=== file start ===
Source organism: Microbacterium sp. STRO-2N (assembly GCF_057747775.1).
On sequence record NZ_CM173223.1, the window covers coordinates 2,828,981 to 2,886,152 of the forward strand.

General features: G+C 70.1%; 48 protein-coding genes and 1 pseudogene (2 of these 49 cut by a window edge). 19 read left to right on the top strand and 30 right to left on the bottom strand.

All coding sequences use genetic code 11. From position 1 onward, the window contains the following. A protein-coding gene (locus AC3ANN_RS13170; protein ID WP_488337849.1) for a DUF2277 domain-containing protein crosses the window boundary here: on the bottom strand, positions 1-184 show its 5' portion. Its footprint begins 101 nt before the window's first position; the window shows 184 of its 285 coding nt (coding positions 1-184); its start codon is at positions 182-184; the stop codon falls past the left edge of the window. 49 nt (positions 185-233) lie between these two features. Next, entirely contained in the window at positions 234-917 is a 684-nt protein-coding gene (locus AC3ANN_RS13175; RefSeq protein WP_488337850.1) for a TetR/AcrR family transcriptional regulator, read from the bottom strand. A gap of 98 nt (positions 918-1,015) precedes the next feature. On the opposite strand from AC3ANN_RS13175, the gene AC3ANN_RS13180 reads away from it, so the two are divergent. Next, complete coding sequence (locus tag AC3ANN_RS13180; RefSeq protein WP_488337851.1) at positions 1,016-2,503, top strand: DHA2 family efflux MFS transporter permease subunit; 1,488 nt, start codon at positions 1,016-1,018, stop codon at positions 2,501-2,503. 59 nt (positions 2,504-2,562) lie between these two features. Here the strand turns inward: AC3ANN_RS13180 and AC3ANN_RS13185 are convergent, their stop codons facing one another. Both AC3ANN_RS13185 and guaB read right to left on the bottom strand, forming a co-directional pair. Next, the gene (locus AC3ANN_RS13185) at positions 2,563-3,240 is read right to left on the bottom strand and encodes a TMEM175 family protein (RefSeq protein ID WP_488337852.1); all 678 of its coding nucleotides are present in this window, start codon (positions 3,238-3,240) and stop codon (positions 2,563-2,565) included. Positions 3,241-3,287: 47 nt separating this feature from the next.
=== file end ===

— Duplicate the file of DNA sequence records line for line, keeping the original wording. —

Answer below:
Source organism: Microbacterium sp. STRO-2N (assembly GCF_057747775.1).
On sequence record NZ_CM173223.1, the window covers coordinates 2,828,981 to 2,886,152 of the forward strand.

General features: G+C 70.1%; 48 protein-coding genes and 1 pseudogene (2 of these 49 cut by a window edge). 19 read left to right on the top strand and 30 right to left on the bottom strand.

All coding sequences use genetic code 11. From position 1 onward, the window contains the following. A protein-coding gene (locus AC3ANN_RS13170; protein ID WP_488337849.1) for a DUF2277 domain-containing protein crosses the window boundary here: on the bottom strand, positions 1-184 show its 5' portion. Its footprint begins 101 nt before the window's first position; the window shows 184 of its 285 coding nt (coding positions 1-184); its start codon is at positions 182-184; the stop codon falls past the left edge of the window. 49 nt (positions 185-233) lie between these two features. Next, entirely contained in the window at positions 234-917 is a 684-nt protein-coding gene (locus AC3ANN_RS13175; RefSeq protein WP_488337850.1) for a TetR/AcrR family transcriptional regulator, read from the bottom strand. A gap of 98 nt (positions 918-1,015) precedes the next feature. On the opposite strand from AC3ANN_RS13175, the gene AC3ANN_RS13180 reads away from it, so the two are divergent. Next, complete coding sequence (locus tag AC3ANN_RS13180; RefSeq protein WP_488337851.1) at positions 1,016-2,503, top strand: DHA2 family efflux MFS transporter permease subunit; 1,488 nt, start codon at positions 1,016-1,018, stop codon at positions 2,501-2,503. 59 nt (positions 2,504-2,562) lie between these two features. Here the strand turns inward: AC3ANN_RS13180 and AC3ANN_RS13185 are convergent, their stop codons facing one another. Both AC3ANN_RS13185 and guaB read right to left on the bottom strand, forming a co-directional pair. Next, the gene (locus AC3ANN_RS13185) at positions 2,563-3,240 is read right to left on the bottom strand and encodes a TMEM175 family protein (RefSeq protein ID WP_488337852.1); all 678 of its coding nucleotides are present in this window, start codon (positions 3,238-3,240) and stop codon (positions 2,563-2,565) included. Positions 3,241-3,287: 47 nt separating this feature from the next.